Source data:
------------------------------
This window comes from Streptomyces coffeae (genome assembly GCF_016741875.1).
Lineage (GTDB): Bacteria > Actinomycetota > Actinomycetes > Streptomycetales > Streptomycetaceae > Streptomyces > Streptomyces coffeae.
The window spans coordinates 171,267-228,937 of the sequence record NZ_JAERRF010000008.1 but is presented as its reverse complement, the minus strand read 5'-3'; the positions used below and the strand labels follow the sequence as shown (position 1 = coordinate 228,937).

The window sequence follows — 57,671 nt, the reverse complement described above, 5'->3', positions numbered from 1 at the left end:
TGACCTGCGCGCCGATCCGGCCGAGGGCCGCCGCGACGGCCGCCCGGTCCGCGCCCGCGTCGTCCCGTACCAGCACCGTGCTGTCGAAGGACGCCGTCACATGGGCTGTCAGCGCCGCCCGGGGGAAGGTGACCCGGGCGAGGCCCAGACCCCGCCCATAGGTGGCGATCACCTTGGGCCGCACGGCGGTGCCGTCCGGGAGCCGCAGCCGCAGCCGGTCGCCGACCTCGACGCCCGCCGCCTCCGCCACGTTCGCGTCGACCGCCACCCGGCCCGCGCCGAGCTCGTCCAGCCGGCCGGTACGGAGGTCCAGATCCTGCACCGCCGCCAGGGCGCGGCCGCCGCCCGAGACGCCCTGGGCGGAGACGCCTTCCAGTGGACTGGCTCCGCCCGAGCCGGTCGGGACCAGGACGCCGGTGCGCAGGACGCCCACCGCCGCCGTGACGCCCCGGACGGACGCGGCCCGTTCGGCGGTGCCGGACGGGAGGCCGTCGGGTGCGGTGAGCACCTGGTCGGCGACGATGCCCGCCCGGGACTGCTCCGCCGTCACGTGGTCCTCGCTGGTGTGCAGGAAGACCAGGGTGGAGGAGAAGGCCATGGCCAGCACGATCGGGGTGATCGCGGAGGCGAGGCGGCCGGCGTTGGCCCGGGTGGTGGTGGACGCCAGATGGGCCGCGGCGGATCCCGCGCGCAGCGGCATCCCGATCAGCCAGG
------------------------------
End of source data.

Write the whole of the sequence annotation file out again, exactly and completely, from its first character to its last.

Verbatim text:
This window comes from Streptomyces coffeae (genome assembly GCF_016741875.1).
Lineage (GTDB): Bacteria > Actinomycetota > Actinomycetes > Streptomycetales > Streptomycetaceae > Streptomyces > Streptomyces coffeae.
The window spans coordinates 171,267-228,937 of the sequence record NZ_JAERRF010000008.1 but is presented as its reverse complement, the minus strand read 5'-3'; the positions used below and the strand labels follow the sequence as shown (position 1 = coordinate 228,937).

The window sequence follows — 57,671 nt, the reverse complement described above, 5'->3', positions numbered from 1 at the left end:
TGACCTGCGCGCCGATCCGGCCGAGGGCCGCCGCGACGGCCGCCCGGTCCGCGCCCGCGTCGTCCCGTACCAGCACCGTGCTGTCGAAGGACGCCGTCACATGGGCTGTCAGCGCCGCCCGGGGGAAGGTGACCCGGGCGAGGCCCAGACCCCGCCCATAGGTGGCGATCACCTTGGGCCGCACGGCGGTGCCGTCCGGGAGCCGCAGCCGCAGCCGGTCGCCGACCTCGACGCCCGCCGCCTCCGCCACGTTCGCGTCGACCGCCACCCGGCCCGCGCCGAGCTCGTCCAGCCGGCCGGTACGGAGGTCCAGATCCTGCACCGCCGCCAGGGCGCGGCCGCCGCCCGAGACGCCCTGGGCGGAGACGCCTTCCAGTGGACTGGCTCCGCCCGAGCCGGTCGGGACCAGGACGCCGGTGCGCAGGACGCCCACCGCCGCCGTGACGCCCCGGACGGACGCGGCCCGTTCGGCGGTGCCGGACGGGAGGCCGTCGGGTGCGGTGAGCACCTGGTCGGCGACGATGCCCGCCCGGGACTGCTCCGCCGTCACGTGGTCCTCGCTGGTGTGCAGGAAGACCAGGGTGGAGGAGAAGGCCATGGCCAGCACGATCGGGGTGATCGCGGAGGCGAGGCGGCCGGCGTTGGCCCGGGTGGTGGTGGACGCCAGATGGGCCGCGGCGGATCCCGCGCGCAGCGGCATCCCGATCAGCCAGG